Sherry had been hiding for a long time in the police station, for what must have been three or four days, and hadn't seen her mother yet. Not once, not even when there had still been a lot of people left. She'd found Mrs. Addison right after she'd gotten there - one of the teachers from school - but Mrs. Addison had died. A zombie had eaten her. And not long after that, Sherry had found a ventilation shaft that ran over most of the whole building, and had decided that hiding was safer than staying with the grownups - because the adults kept dying, and because there was a monster in the station even worse than the zombies or the inside-out men, and she was pretty sure that the monster was looking for her. That was proba- bly stupid, she didn't think that monsters picked out just one person to go for, but then again, she'd never thought that monsters were real, either. So Sherry had stayed hidden, mostly in the knight room; there weren't any dead people there, and the only way to get in - besides the ventilation shaft behind the suits of armor - was to go down a long hall guarded by a giant tiger. The tiger was stuffed, but it was still scary and Sherry thought that maybe the tiger would scare away the monster. Part of her knew that that was dumb, but it made her feel better anyway. Since the zombies had taken over everything in the police station, she'd spent a lot of time sleeping. When she was asleep, she didn't have to think about what might have happened to her parents or worry about what was going to happen to her. The air shaft was pretty warm, and she had plenty to eat from the candy machine downstairs, but she was scared, and even worse than being scared was being lonely, so mostly she'd just slept. She'd been asleep, warm and curled up behind the knights, when she'd been awakened by a tremendous crash somewhere outside. She was sure it was the monster; she'd only caught a glimpse of it once before, of the giant's broad and terrible back, through a steel grate, but she'd heard it screaming and howling through the building many times since then. She knew that it was terrible, terrible and violent and hungry. Sometimes it disappeared for hours at a time, letting her hope that it had given up, but it always came back, and no matter where Sherry was, it always seemed to appear somewhere close by. The loud noise that had ripped her from her dreamless sleep was like the sound a monster would make tearing the walls down, and she'd huddled in her hiding place, ready to dart back into the shaft if the sound came any closer. It didn't. For a long time she didn't move, waiting with her eyes squeezed shut, holding on to her good luck charm - a beautiful gold pendant that her mother had given her only last week, so big that it filled up her whole hand. As it had before, the charm worked; the loud, terrible noise hadn't been repeated. Or maybe the big tiger had kept the monster from finding her. Either way, when she'd heard gentle thumping sounds in the office, she'd felt safe enough to creep out of the case and go out into the hall to listen. The zombies and inside-out men couldn't use doors, and if it was the monster, it would have come for her already, clawing down doors and screaming for blood.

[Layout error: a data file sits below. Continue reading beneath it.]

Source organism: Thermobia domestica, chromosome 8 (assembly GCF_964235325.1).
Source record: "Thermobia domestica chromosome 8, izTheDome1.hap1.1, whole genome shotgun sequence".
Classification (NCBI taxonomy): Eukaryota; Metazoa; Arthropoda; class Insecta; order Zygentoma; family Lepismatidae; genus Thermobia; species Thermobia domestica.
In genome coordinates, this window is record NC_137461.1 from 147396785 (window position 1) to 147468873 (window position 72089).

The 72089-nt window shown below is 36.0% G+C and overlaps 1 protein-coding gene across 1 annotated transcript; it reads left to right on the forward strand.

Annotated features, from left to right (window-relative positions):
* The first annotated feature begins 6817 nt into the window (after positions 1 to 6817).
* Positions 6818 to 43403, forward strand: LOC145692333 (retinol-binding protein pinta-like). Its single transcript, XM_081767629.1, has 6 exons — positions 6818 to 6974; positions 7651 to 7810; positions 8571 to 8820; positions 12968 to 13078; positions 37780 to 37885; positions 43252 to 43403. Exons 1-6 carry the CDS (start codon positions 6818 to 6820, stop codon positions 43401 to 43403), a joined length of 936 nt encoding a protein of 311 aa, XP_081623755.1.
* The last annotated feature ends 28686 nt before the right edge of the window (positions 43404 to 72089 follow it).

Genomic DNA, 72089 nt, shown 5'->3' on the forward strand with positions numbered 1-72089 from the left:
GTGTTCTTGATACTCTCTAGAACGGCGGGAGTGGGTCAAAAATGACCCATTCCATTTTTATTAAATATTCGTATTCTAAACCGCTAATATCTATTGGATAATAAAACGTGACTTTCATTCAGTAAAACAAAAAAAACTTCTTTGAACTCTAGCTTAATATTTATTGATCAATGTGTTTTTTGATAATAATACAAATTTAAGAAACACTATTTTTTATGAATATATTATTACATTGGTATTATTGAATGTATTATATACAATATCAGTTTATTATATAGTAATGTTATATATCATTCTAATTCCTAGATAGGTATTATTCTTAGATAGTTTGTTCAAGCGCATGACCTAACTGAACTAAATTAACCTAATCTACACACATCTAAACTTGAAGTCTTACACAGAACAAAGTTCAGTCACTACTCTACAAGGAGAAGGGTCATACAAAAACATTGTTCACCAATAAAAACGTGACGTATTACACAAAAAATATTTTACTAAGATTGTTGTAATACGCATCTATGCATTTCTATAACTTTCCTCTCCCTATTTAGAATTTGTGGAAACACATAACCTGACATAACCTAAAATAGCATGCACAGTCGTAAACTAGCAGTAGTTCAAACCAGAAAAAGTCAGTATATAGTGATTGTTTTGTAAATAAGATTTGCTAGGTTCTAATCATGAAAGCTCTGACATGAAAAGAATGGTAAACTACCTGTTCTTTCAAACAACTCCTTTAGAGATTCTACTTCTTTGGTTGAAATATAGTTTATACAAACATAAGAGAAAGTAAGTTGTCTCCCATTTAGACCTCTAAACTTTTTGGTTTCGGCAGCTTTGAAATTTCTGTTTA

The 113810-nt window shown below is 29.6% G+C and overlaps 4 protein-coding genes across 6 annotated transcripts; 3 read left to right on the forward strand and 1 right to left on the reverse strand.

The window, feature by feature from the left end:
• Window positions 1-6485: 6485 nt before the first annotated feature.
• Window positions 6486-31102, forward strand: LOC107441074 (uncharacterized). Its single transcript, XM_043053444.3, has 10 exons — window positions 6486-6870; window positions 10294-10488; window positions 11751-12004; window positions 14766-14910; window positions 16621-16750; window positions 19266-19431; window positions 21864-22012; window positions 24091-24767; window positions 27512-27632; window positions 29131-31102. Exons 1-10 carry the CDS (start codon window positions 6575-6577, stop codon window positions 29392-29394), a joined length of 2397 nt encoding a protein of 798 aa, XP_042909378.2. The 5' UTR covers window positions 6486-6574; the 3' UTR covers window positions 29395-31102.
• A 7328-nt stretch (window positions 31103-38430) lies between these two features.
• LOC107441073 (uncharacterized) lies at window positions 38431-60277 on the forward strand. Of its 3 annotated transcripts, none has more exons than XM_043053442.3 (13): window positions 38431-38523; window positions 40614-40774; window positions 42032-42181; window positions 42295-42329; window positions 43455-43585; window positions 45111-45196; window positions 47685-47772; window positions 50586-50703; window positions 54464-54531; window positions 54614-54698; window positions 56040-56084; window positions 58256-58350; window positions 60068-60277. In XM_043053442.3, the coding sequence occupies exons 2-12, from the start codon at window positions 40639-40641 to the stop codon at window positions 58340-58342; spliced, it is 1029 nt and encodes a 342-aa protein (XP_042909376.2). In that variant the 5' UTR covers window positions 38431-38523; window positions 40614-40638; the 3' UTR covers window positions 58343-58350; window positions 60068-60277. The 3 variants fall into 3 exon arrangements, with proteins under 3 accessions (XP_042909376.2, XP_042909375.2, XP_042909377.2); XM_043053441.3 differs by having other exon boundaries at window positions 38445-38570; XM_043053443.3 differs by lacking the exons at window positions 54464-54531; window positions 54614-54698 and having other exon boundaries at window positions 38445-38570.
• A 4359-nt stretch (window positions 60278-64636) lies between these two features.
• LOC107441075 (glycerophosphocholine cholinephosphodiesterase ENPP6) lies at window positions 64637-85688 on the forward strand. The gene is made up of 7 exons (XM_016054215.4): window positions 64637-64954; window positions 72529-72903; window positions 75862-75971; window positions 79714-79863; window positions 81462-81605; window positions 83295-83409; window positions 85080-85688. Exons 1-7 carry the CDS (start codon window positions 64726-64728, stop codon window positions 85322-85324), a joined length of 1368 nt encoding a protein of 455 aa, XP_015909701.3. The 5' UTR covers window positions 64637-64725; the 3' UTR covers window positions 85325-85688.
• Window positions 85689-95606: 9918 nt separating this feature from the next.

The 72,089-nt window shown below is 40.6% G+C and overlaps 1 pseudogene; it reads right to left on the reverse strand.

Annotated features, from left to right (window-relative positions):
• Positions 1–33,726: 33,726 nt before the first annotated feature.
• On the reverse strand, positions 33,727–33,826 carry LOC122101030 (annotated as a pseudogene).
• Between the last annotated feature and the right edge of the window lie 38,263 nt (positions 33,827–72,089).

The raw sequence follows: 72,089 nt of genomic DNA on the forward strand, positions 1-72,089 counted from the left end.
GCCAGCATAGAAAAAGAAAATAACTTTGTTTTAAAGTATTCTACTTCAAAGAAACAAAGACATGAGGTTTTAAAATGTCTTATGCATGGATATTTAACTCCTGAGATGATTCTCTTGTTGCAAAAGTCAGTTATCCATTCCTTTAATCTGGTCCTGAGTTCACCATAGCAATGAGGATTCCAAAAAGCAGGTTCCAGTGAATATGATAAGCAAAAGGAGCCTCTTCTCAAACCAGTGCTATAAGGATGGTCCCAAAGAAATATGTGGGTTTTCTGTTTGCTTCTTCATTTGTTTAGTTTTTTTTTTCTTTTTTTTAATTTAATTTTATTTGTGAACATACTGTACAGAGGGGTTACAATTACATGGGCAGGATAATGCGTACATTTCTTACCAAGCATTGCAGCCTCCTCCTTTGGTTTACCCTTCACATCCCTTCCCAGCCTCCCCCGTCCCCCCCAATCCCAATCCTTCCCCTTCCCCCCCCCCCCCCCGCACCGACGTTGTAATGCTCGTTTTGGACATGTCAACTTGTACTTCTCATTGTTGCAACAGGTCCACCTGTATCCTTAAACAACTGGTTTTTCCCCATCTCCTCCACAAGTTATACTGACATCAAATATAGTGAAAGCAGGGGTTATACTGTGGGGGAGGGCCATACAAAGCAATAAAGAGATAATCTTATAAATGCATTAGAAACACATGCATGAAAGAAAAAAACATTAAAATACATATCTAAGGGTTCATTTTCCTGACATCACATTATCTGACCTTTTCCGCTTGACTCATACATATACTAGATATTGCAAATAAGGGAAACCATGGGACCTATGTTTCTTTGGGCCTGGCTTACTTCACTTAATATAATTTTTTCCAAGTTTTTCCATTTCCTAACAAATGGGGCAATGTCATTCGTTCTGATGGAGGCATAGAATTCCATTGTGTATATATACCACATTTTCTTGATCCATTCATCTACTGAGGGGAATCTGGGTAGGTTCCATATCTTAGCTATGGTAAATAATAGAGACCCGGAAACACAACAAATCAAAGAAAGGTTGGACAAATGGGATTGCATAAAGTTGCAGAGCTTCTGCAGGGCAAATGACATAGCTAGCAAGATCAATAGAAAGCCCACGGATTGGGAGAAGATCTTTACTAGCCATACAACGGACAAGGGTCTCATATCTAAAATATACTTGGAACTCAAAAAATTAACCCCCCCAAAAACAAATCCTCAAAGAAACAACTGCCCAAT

It has to be a person. Maybe Mom...


Halfway down the hall, where it turned right, she'd heard people talking in the office and felt a burst of hope and loneliness mixed together. She couldn't tell what they were saying, but it was the first time she'd heard anybody who wasn't yelling for maybe two days. And if there were people talking, maybe it was because help had finally come to Raccoon.

The army or the government or the Marines, maybe all of them...

Excited, she hurried down the hall and was next to the big snarling tiger, right by the door, when her excitement faltered. The voices had stopped. Sherry stood very still, suddenly anxious. If people had come to Raccoon to help, wouldn't she have heard the planes and trucks? Wouldn't there be shooting and bombs and men with loudspeakers telling everybody to come out?

Maybe those voices aren't army people at all; maybe those voices are Bad People. Crazy, like that one man...

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Not long after Sherry had gone into hiding, she'd seen a terrible thing through a grating that led into a locker room. A tall man with red hair had been in the room, talking to himself and rocking back and forth in a chair. At first, Sherry had thought about asking him for help, to find her parents, but something about the way he was talking and giggling and gently swaying back and forth made her wary, so she'd watched him for a while from the safe darkness of the air shaft. He'd been holding a big knife. And after a long time, still laughing and mumbling and rocking, he'd stabbed himself in the stomach. Sherry had been more scared by that man than by the zombies, be- cause it didn't make sense. He'd been crazy, and he'd killed himself and she'd crawled away, crying because it just didn't make any sense. She didn't want to meet anyone else like that. And even if the people in the office were okay, they might take her away from her safe place and try to protect her - and that would mean her death, because the monster surely wasn't afraid of adults.

It felt awful to turn away, but there was no other choice. Sherry started back for the armor room...


... and froze as the floor shifted underfoot. The sound of the creaking board seemed incredibly loud and she held her breath, clutching her pendant and praying that the door wouldn't come flying open behind her, that some crazy wouldn't charge in and...... and get her.

She didn't hear anything, but felt sure that the pounding of her heart would give her away, it was so loud. After a full ten seconds, she carefully started back down the hall, stepping as lightly as she could, feeling like she was creeping out of a cave filled with sleeping snakes. The hall back to the armor room seemed like it was a mile long, and she had to use all of her willpower not to run once she reached the turn, but if there was one thing she'd learned from the movies and TV, it was that running from danger always meant a horrible death.